Dutch photographer Dana Lixenberg has won the twentieth edition of the Deutsche Börse Photography Foundation Prize at London’s Photographers’ Gallery, for her multifaceted portrait of the residents and community of the Imperial Courts housing project in Watts, Los Angeles.
She was announced as the 2017 winner of the prestigious £30,000 prize by broadcaster and writer, Ekow Eshun, at a special award ceremony at The Photographers’ Gallery this evening.
Lixenberg started her project Imperial Courts after the Los Angeles riots more than 20 years ago, and has since revisited and expanded the series. In contrast to the often one dimensional and sensationalised media coverage, Lixenberg takes a more controlled and formal photographic approach, "slowing things down" – as she puts it.
The project includes images from different years that follow the trajectories of individual stories. Over time, lives have been lost, people have disappeared or gone to jail, and the children of early photographs, have grown up and had children of their own. In later visits, Lixenberg started using audio and video recording to document the conversations and specific soundtrack of the neighbourhood. In this way, Imperial Courts charts the effects of a complex and evocative passage of time on an underserved community.
Dana Lixenberg lives and works in New York and Amsterdam. She studied photography at the London College of Printing and at the Gerrit Rietveld Academie in Amsterdam. She works on long-term projects, mostly focused on individuals and communities on the margins of society. These include Jeffersonville, Indiana, a collection of landscapes and portraits of the small town’s homeless population, and The Last Days of Shishmaref, which documents an Inupiaq community on an eroding island off the coast of Alaska.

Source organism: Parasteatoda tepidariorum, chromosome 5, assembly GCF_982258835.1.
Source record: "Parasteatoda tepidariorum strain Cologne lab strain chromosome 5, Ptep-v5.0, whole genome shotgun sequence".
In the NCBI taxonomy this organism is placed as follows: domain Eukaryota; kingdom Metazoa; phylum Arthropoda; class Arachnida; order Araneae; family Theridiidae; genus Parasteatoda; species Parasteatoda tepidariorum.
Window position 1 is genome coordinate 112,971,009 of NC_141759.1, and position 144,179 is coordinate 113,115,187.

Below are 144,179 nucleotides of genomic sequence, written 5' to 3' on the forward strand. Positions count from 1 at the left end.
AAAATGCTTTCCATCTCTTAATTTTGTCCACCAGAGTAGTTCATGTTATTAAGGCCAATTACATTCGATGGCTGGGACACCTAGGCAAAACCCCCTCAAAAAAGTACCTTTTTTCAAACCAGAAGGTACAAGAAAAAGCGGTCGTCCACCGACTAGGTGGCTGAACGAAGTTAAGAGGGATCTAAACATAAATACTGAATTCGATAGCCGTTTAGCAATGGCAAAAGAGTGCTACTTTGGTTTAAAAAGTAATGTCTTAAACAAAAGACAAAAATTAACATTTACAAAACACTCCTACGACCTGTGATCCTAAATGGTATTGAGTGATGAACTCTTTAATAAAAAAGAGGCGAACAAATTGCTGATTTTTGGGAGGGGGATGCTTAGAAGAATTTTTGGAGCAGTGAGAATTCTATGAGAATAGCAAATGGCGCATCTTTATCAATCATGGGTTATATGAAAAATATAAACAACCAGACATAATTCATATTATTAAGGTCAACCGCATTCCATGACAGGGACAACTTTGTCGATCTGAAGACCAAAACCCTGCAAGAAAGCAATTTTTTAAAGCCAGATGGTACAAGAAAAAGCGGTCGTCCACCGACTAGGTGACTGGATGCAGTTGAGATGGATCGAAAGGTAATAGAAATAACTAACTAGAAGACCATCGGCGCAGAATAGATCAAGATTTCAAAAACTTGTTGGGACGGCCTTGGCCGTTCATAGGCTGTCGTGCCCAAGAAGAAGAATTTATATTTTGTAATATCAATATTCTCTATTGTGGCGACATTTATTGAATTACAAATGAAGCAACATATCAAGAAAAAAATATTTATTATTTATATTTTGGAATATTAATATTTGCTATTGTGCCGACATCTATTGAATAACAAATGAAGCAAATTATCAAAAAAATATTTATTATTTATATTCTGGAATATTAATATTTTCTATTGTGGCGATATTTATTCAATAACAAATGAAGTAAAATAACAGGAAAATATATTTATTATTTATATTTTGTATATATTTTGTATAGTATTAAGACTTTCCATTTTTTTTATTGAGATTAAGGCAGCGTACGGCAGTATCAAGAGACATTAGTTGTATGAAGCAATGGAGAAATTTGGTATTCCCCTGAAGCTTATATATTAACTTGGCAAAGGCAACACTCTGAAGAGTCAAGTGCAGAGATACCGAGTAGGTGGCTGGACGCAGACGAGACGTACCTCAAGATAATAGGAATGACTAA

The power of her work is found in the intimacy of her images and the absence of social stereotyping. She has gained international recognition through her work for publications such as Vibe, The New York Times Magazine, The New Yorker, Newsweek and Rolling Stone. Her photography has been widely exhibited and can be found in prominent collections.
You can see her winning series, along with all the nominated projects from the shortlisted artists for 2017 (including works by Sophie Calle, Awoiska van der Molen and Taiyo Onorato and Nico Krebs) at an exhibition at The Photographers’ Gallery until 11 June 2017.
The show then begins its tour to the MMK Museum für Moderne Kunst in Frankfurt from 29 June until 17 September 2017 and subsequently travels to Aperture Foundation in New York from 16 November 2017 until 11 January 2018. This exciting development marks the first US exhibition of the prize in its twenty-year history.
All images © Dana Lixenberg, courtesy of the artist and Grimm, Amsterdam